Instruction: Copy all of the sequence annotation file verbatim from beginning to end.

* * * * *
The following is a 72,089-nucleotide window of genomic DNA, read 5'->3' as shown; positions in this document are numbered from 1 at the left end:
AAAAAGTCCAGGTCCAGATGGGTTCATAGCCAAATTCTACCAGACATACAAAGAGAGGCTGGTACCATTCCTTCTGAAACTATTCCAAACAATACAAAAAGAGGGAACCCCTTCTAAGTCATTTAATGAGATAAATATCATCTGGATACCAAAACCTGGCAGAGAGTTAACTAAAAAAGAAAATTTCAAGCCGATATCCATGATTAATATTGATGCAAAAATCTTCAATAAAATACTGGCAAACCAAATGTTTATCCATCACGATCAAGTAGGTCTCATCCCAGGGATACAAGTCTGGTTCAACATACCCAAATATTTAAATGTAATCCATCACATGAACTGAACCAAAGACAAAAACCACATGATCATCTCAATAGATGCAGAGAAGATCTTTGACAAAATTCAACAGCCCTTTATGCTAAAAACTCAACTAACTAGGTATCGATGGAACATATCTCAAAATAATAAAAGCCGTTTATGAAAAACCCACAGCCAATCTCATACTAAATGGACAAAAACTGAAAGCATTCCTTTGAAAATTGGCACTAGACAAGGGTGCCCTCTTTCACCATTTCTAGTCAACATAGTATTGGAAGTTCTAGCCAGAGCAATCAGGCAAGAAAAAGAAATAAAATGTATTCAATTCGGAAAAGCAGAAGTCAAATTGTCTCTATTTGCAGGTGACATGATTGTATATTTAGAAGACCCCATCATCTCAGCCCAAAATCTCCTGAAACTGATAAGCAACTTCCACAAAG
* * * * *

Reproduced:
The following is a 72,089-nucleotide window of genomic DNA, read 5'->3' as shown; positions in this document are numbered from 1 at the left end:
AAAAAGTCCAGGTCCAGATGGGTTCATAGCCAAATTCTACCAGACATACAAAGAGAGGCTGGTACCATTCCTTCTGAAACTATTCCAAACAATACAAAAAGAGGGAACCCCTTCTAAGTCATTTAATGAGATAAATATCATCTGGATACCAAAACCTGGCAGAGAGTTAACTAAAAAAGAAAATTTCAAGCCGATATCCATGATTAATATTGATGCAAAAATCTTCAATAAAATACTGGCAAACCAAATGTTTATCCATCACGATCAAGTAGGTCTCATCCCAGGGATACAAGTCTGGTTCAACATACCCAAATATTTAAATGTAATCCATCACATGAACTGAACCAAAGACAAAAACCACATGATCATCTCAATAGATGCAGAGAAGATCTTTGACAAAATTCAACAGCCCTTTATGCTAAAAACTCAACTAACTAGGTATCGATGGAACATATCTCAAAATAATAAAAGCCGTTTATGAAAAACCCACAGCCAATCTCATACTAAATGGACAAAAACTGAAAGCATTCCTTTGAAAATTGGCACTAGACAAGGGTGCCCTCTTTCACCATTTCTAGTCAACATAGTATTGGAAGTTCTAGCCAGAGCAATCAGGCAAGAAAAAGAAATAAAATGTATTCAATTCGGAAAAGCAGAAGTCAAATTGTCTCTATTTGCAGGTGACATGATTGTATATTTAGAAGACCCCATCATCTCAGCCCAAAATCTCCTGAAACTGATAAGCAACTTCCACAAAG